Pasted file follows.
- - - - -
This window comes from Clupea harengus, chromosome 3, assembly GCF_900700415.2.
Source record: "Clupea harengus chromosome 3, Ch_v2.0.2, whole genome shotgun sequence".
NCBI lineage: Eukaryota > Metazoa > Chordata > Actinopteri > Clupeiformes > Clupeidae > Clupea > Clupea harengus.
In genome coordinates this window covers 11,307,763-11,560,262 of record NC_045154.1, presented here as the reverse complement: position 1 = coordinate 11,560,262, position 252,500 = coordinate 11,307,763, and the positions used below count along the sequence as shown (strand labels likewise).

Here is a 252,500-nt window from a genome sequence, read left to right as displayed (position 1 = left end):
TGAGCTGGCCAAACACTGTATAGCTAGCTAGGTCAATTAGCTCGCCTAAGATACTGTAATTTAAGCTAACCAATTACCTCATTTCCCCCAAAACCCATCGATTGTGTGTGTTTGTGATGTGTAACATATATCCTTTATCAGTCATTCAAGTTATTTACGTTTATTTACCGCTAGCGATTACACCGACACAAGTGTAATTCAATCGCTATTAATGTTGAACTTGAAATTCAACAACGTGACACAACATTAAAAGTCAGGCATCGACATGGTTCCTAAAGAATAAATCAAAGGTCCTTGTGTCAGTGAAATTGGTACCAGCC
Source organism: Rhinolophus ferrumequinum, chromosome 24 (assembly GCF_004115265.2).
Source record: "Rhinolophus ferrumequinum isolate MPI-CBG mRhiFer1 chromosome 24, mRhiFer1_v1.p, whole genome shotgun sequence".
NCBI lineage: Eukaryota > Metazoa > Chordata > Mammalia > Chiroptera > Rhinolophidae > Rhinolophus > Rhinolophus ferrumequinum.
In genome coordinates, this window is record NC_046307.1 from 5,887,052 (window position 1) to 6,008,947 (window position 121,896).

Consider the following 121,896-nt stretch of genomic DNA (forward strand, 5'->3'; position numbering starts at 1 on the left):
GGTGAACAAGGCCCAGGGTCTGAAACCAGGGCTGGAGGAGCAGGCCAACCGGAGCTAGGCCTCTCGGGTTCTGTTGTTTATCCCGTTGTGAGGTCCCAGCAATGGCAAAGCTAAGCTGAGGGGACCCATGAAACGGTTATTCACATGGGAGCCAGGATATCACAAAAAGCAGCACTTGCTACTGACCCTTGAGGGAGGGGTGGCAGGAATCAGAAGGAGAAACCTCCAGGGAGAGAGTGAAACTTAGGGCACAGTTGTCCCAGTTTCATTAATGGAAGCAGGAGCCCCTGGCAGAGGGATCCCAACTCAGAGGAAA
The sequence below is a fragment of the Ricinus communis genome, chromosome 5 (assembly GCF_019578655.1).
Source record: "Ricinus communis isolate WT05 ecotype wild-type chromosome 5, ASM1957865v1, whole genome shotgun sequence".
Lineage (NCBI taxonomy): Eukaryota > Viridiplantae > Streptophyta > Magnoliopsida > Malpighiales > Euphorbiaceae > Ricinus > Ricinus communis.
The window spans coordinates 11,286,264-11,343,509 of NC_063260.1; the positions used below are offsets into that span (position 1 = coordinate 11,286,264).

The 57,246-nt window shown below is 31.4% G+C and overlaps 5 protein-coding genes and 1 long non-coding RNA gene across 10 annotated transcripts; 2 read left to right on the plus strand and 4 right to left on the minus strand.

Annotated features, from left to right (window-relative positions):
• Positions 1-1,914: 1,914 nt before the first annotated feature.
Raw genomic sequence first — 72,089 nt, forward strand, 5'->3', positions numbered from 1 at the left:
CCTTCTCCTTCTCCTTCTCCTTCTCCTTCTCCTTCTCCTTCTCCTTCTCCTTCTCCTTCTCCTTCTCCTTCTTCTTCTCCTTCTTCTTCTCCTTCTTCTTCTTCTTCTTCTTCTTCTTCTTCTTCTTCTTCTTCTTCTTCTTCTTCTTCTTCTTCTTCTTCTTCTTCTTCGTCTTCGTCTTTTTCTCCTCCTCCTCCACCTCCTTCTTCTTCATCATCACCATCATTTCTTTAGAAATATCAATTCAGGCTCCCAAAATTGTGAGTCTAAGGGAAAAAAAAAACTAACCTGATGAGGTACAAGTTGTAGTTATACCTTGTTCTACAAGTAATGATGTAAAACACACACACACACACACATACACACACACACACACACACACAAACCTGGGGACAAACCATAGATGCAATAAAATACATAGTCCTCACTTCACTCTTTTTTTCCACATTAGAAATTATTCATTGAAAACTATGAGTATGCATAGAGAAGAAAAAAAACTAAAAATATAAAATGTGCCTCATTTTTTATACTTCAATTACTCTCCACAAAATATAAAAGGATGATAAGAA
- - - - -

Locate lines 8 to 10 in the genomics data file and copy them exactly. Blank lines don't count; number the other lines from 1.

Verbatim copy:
Source record: "Rhinolophus ferrumequinum isolate MPI-CBG mRhiFer1 chromosome 24, mRhiFer1_v1.p, whole genome shotgun sequence".
NCBI lineage: Eukaryota > Metazoa > Chordata > Mammalia > Chiroptera > Rhinolophidae > Rhinolophus > Rhinolophus ferrumequinum.
In genome coordinates, this window is record NC_046307.1 from 5,887,052 (window position 1) to 6,008,947 (window position 121,896).